But if the lamp is plugged in with its polarity reversed the metal "shell" into which the bulb screws is energized or "hot". Because this component is much easier to touch when changing a light bulb than is the connector in the internal center of the bulb base, a shock hazard is present.

Some appliances and electronic devices may be damaged if polarity is reversed

Some appliances and some electronic equipment may be damaged if left connected to a reversed-polarity electrical circuit.

We disassembled a coffee maker that had burned-up and found that the appliance had been damaged by being left connected to its receptacle with polarity reversed. The presence of live voltage at the "wrong end" of a circuit or circuit board may cause some devices on the board to remain energized even when the device has been "switched off". A result can be overheating or electrical shock hazards.

Common Causes of Reversed Electrical Polarity on 120V Circuits, Devices, Appliances in Buildings

Is Reversing Line/Load Connections the Same as Reversed Polarity?

GFCI wiring details, back view (C) Daniel Friedman


You can reverse LINE and LOAD connections on daisy-chained devices (like the GFCI receptacle shown at left) and the circuit will appear to work properly. However the circuit may not be safe or fully protected.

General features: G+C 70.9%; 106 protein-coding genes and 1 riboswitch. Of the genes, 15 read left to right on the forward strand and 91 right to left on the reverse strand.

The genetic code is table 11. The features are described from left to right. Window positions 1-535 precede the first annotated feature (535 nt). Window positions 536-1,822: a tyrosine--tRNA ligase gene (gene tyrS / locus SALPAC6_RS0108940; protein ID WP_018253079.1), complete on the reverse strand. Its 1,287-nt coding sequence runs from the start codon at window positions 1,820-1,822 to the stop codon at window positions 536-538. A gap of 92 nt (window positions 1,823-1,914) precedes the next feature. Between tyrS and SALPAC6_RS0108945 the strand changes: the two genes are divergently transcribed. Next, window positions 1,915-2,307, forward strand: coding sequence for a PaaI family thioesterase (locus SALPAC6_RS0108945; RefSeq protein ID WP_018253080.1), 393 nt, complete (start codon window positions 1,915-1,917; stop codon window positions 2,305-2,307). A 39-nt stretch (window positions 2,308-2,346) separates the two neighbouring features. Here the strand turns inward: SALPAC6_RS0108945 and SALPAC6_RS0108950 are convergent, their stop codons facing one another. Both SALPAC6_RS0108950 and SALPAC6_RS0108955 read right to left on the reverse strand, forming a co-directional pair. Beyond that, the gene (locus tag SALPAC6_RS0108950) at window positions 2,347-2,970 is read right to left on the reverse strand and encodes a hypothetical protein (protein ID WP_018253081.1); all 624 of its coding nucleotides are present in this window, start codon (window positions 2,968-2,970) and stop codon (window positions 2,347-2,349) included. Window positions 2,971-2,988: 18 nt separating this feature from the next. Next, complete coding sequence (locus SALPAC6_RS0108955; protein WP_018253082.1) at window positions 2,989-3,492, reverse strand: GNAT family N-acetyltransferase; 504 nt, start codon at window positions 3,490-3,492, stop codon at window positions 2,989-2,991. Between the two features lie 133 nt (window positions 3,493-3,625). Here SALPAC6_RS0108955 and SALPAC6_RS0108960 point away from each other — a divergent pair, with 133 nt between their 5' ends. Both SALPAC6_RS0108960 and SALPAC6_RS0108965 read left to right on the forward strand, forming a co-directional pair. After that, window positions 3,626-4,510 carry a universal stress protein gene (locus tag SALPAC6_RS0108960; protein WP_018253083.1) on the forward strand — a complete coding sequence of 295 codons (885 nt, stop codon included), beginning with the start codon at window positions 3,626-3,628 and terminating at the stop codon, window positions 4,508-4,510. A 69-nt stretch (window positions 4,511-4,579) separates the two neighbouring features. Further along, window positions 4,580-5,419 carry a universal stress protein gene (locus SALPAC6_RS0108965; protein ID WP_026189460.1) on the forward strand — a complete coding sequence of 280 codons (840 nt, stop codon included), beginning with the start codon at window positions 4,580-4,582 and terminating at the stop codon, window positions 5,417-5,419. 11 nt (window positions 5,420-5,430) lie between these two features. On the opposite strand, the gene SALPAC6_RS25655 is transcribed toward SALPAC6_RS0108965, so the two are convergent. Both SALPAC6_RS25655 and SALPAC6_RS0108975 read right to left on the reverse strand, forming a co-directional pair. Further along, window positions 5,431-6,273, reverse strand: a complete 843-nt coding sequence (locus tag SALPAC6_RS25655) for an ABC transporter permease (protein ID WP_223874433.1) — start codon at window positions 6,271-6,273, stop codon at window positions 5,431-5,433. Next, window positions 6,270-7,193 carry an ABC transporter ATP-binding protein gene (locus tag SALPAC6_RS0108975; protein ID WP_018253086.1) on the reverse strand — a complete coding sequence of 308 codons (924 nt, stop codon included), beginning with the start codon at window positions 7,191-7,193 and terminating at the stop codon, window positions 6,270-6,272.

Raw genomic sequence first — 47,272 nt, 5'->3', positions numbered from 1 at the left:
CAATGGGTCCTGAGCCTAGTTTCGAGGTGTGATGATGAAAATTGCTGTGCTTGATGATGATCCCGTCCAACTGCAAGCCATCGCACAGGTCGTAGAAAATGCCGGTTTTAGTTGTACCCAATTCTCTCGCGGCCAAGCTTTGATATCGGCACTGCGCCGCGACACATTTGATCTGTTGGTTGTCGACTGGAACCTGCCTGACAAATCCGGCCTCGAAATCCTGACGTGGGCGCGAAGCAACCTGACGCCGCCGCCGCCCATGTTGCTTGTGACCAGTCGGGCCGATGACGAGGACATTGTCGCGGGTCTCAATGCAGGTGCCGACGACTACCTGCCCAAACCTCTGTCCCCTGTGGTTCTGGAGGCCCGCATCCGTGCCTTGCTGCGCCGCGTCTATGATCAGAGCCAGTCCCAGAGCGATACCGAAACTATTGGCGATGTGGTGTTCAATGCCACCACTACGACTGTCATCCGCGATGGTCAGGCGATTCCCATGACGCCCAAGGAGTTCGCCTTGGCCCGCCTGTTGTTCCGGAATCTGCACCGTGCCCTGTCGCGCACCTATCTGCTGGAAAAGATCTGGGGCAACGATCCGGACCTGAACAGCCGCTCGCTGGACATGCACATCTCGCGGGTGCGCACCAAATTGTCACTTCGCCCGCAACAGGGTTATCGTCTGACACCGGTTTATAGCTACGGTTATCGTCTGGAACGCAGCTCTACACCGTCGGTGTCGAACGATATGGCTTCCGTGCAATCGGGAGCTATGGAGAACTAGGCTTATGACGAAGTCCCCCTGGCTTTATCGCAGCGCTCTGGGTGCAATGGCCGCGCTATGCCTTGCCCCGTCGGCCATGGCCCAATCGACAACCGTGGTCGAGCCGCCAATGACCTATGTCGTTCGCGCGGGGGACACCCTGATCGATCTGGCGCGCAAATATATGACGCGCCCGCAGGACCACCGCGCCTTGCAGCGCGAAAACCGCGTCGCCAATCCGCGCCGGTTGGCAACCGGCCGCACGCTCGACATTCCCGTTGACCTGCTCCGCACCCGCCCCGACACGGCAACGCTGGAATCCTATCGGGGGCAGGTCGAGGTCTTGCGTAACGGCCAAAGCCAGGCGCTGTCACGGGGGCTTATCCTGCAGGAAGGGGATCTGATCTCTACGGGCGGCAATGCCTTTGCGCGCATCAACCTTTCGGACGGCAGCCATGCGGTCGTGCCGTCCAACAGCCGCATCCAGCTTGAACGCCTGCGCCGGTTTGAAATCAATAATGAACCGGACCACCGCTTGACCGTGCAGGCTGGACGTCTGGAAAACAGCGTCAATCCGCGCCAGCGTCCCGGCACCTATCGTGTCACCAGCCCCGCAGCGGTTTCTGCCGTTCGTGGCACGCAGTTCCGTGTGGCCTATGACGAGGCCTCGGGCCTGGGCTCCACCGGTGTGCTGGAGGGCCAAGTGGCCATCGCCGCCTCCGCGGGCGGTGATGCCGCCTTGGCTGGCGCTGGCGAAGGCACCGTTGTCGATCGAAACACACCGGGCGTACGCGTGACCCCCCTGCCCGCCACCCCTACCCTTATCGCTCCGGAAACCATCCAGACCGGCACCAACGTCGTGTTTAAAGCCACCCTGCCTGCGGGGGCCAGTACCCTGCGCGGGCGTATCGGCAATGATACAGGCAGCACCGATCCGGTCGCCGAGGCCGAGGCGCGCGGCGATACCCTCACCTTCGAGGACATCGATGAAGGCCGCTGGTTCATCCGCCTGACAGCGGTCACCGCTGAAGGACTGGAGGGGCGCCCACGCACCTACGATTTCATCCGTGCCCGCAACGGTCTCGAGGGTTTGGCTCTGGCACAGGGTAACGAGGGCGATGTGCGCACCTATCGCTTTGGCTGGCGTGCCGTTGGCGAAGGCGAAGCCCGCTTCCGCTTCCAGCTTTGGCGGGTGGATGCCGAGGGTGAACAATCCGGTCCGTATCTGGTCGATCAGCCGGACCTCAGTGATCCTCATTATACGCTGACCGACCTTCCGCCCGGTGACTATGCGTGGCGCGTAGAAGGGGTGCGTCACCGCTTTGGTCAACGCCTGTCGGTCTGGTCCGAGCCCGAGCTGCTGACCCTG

Line and load electrical wire connections are important to get right on certain electrical devices such as GFCIs and AFCIs. Our photograph (left) illustrates the line and load markings on the back of a GFCI electrical receptacle.

Looking at the side or back of the molded case of this and other electrical devices such as AFCIs, you will see that one pair of terminals will be marked "line" and the other "load".

"Line" terminals

The Line terminals (green arrows in photo at left) on an electrical receptacle are for the incoming hot wire - the terminal marked LINE is connected to the incoming power source or the "hot" wire (typically black or red in insulation color) that connects to the brass colored screw (marked "Black" or "Noir) at the lower left " in our photo.

And the incoming neutral (white) wire from the electrical panel connects to the "Line" and "White" or "Blanc" terminal marked at the lower right in our photo

Load" terminals"